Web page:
Written and Illustrated by Jessixa Bagley
Roaring Brook Press, 2015
Buckley and his mama lived in a small wooden house by the sea.
The plot in a nutshell: A beaver makes gifts for his absent father.
Buckley loves to collect driftwood, which he uses to make boats. He wishes he could share his boats with his papa, whom he misses very much. On Buckley’s birthday, Mama gives him paints and brushes for use in making boats. He makes a special boat for Papa and attaches a note that reads, “For Papa. Love, Buckley” and he sets the boat in the water, telling Mama that he will know Papa has gotten the boats if they don’t come back. He keeps making boats, attaching notes and sending them out to sea. On his next birthday, Buckley is about to send out his boat when he realizes he forgot the note. He runs back to the house and looks into Mama’s desk to get some paper. Inside are all the boats he’s sent to Papa. Buckley sits quietly and thinks, then he returns to the sea and sets his boat in the water. Mama tucks Buckley into bed and goes down to the shore to get the boat, which she sees has a note that reads, “For Mama. Love, Buckley.”
This absolute gem of a book is a very impressive debut from author/illustrator Jessixa Bagley that touched my heart and had me blinking back tears from the first read. Right away you notice that Ms. Bagley has taken the perfect approach to this story, taking us right up to the edge of emotion without ever straying into maudlin or overblown. We don’t know why Papa is not in their lives anymore, making the story and its characters broadly applicable to anyone who misses anyone, with an underlying message that the ‘why’ of missing someone is not important. I absolutely love the quiet way that Buckley absorbs the knowledge when he finds the boats in Mama’s desk. That simple and poignant scene holds a lesson for everyone who reads it.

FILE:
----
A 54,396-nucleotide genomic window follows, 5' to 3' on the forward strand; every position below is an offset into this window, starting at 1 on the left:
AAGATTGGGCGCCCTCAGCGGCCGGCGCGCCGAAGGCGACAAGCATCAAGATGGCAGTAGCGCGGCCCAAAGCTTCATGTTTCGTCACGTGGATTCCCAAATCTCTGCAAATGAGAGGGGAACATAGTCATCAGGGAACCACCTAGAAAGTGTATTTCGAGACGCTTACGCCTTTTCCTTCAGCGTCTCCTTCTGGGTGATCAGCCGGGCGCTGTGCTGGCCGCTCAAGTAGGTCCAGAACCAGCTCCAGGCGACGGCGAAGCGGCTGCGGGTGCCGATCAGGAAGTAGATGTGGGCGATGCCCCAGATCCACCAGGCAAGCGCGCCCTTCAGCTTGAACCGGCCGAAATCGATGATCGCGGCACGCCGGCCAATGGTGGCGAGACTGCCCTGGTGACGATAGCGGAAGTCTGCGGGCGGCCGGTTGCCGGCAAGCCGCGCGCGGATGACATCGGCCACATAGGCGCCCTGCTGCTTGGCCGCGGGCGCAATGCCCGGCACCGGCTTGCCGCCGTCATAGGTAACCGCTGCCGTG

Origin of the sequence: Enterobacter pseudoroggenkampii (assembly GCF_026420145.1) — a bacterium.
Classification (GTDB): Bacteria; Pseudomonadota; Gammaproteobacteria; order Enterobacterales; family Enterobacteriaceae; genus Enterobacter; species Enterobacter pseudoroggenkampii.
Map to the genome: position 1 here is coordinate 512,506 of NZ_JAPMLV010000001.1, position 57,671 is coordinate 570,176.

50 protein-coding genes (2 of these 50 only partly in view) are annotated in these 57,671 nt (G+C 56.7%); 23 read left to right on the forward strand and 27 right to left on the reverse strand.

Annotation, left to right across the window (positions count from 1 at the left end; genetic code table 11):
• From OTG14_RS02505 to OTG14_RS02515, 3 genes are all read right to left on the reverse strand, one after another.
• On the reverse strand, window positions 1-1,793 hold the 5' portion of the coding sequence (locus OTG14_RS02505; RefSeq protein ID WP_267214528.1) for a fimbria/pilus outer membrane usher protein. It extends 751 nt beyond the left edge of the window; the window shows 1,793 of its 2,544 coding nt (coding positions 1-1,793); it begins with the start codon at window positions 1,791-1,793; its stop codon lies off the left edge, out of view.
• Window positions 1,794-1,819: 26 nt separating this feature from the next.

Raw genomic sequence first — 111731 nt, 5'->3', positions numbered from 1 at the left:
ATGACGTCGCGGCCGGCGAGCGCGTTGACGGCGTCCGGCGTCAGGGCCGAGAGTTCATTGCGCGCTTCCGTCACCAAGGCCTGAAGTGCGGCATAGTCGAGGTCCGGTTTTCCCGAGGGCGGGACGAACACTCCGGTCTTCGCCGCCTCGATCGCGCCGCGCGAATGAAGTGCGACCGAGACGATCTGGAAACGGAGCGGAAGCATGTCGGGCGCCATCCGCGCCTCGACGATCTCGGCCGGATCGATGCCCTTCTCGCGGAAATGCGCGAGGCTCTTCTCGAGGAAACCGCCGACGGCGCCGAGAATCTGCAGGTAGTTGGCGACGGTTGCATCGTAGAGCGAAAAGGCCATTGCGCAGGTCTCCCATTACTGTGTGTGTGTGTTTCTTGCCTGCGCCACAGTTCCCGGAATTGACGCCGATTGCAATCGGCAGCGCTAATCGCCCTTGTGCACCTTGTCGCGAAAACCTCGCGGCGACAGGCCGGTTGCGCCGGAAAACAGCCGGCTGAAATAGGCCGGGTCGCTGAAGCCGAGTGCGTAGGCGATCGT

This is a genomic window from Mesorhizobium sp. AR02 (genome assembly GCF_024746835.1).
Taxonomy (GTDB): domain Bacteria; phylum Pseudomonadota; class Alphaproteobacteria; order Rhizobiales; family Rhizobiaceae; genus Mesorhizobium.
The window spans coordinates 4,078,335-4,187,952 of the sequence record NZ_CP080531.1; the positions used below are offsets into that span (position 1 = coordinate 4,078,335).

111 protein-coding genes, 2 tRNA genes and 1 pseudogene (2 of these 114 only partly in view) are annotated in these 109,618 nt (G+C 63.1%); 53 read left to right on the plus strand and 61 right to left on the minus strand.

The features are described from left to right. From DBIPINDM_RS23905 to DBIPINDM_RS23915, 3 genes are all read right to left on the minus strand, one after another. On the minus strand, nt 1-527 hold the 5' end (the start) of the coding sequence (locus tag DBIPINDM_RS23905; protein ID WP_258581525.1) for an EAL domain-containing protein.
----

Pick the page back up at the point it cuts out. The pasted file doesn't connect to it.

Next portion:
The pen and watercolor artwork shows us the love between these characters and the simplicity of their lives together. There are beautiful colors in the sunsets and the seascapes and it’s wonderful to see the pictures on the walls of their house, showing their lives with Papa and without him, yet again illustrating that life does go on and you can make it work with time and love. It’s so cool that we get to see Buckley’s boat-making skills improve by leaps and bounds as he makes boats, not only showing the passage of time but also serving as a metaphor for his growth as a person. This brilliant and touching book is a must read.
And what did we learn? What I take away from this book is that while you miss the people who are not in your life anymore, you can always value those who still are.